Number 2: Seeing as option number 1 is limited to only MCs and doesn't even happen for every MC, option number 2 is much more likely. After brainstorming and creating a general outline, I have an idea of who is who in my story. This is when I begin to make character profiles, and this is when I name my characters. Step 1 is to discover what makes these people tick. Who are they? What's they're most dominant character trait? What do people say about them? "This person is sweet"? "This person is the most annoying person you'll ever meet"? Are they a hero type? Based off of their personalities and character traits, I generate a list of names that have meanings that correspond to said character traits. And I pick one of them. Sometimes this means I get a name like Hope, from my dystopian trilogy, which is just an embodiment of who that character is. She is hope for her people, for her sisters. She's the light of Jesus to the world. She's Hope. Or I'll have a character like Dusty in Robin Hood who was so named because she is a warrior and one meaning of Dustin is warrior. (Dustin seemed like a dude's name though, so I made it Dusty)

And of course, there are surnames. This is similar to naming my characters in the sense that I do a little research to get a list of 15-20 names like I do when finding first names. The difference is, I don't look at the meaning of names, I just look at names that I like and more specifically names that I haven't used before (that last part also applies to finding first names. I won't have more MCs named Cassy or Lucy anytime soon). Once I have a list of names, I grab a friend and give them pairings. One name at time. I'm going to use Cassy as an example, even though I didn't do this for Cassy's character.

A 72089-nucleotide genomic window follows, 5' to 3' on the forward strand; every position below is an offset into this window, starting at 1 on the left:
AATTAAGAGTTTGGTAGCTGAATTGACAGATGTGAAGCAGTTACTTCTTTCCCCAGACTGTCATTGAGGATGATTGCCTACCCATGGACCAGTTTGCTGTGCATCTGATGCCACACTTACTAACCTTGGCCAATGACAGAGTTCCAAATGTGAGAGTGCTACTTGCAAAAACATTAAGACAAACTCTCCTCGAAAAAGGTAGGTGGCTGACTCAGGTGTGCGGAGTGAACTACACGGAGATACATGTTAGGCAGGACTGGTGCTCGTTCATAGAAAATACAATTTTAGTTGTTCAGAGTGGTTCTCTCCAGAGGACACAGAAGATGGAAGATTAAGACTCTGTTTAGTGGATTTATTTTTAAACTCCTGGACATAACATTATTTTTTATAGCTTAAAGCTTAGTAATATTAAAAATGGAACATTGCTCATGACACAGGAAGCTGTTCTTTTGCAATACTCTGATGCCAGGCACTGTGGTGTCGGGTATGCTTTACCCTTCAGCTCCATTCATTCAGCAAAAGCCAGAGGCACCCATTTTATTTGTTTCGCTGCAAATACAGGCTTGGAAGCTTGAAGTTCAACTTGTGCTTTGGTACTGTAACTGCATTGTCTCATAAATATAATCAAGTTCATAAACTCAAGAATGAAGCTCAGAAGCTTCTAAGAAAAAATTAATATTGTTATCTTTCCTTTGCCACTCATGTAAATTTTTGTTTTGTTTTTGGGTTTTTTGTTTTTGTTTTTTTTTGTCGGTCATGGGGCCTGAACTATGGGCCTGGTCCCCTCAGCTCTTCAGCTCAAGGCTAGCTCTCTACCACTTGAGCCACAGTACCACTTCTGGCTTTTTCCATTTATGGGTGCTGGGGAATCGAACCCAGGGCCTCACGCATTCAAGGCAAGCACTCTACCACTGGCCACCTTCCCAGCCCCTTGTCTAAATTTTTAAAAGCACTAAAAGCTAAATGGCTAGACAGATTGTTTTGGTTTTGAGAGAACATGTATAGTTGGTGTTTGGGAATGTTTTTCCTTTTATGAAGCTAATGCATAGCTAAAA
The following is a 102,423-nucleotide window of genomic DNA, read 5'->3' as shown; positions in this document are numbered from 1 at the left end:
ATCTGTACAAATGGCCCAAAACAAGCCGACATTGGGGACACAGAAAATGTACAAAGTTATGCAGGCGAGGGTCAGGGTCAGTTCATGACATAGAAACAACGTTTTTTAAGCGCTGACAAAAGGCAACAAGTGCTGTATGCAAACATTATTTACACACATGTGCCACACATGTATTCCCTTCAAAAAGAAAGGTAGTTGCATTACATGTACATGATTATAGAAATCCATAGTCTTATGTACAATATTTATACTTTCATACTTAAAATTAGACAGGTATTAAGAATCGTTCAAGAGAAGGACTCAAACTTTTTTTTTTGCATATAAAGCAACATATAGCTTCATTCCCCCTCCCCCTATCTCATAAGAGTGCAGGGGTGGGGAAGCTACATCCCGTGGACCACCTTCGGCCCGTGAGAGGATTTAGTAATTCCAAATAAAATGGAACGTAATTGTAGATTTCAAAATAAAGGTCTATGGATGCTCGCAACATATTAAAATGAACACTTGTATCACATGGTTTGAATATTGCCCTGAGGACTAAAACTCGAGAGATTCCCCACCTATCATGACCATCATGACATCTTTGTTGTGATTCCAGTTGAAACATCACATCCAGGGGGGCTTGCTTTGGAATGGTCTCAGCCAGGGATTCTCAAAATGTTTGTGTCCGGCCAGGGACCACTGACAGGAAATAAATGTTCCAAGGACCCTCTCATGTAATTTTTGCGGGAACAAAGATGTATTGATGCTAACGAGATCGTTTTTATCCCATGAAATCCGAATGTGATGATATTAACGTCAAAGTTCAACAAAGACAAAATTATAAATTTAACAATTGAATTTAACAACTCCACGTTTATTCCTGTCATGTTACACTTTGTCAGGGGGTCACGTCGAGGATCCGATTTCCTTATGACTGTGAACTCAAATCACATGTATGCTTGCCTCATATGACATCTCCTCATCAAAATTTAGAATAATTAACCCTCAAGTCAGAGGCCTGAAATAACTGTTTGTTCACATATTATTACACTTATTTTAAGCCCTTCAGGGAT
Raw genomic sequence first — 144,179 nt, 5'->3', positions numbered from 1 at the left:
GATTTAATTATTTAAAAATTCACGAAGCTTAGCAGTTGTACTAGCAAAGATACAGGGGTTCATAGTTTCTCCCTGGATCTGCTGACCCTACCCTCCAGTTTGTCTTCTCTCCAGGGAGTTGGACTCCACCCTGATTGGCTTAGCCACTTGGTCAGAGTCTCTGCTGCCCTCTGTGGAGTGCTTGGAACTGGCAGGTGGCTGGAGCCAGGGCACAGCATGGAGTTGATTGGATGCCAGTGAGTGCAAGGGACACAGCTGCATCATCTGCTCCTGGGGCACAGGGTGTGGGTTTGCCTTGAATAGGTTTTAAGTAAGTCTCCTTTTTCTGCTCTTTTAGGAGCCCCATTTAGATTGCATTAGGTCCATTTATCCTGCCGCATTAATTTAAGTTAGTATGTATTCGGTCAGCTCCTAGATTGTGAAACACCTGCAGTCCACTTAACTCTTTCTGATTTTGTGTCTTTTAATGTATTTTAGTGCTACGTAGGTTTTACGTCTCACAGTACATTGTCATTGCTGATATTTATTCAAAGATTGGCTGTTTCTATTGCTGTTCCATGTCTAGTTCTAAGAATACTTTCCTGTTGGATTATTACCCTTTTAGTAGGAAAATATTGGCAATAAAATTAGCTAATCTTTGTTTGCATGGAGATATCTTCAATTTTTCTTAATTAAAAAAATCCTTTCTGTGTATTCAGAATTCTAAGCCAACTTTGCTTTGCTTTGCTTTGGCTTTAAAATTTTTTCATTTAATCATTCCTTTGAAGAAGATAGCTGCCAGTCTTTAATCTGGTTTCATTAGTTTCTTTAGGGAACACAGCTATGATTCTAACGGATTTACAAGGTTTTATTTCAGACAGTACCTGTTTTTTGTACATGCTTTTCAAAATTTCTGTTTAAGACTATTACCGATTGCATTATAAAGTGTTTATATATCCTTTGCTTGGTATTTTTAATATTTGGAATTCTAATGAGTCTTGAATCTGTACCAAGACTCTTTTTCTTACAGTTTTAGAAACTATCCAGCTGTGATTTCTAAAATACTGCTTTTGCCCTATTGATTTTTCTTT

I'll go to my chosen buddy and say "Do you like the name Cassy Wilmark? Or Cassy Harrison?" And then I run down the list of all the surnames, slowly, and listen to the feedback that I get. Based off of what appeals to me and what appeals to my friend, the list usually gets narrowed down to 5 names. And from there, I choose whichever surname I like best.

So that's how I name characters. It's actually relatively simple. Do a little bit of research and find names with meanings that pertain to the character and then pick one of them. And then find a buddy and play around with surnames. 

And of course there's the random MC who just comes with a pre-ordered name. Seriously, I still don't know where those names come from.

Wednesday, September 6, 2017

The Woes of an Under-Writer

I am an under-writer in the sense that my novels tend to come up short of actual novel length and would more likely be classified as novellas. This isn't always the case, but more often than not, my stories are short.

I have reached a point in writing Queen of Caradale that I have had to put my foot down and say "No. This one won't be a novella." Because let me honest, it isn't even a novella at this point. It's a sad little novelette (yes, there are distinctions in novel length...crazy, I know...).

I don't expect this book to be huge. The first in the trilogy was barely 100 pages, the second under 200. Small is fitting for this particular series. But not this small.

As of right now, it's a sad 75 pages and 26,000 words.

So. I'm doing a major overhaul, something I've never had to do on a story before. We are adding to this story, people.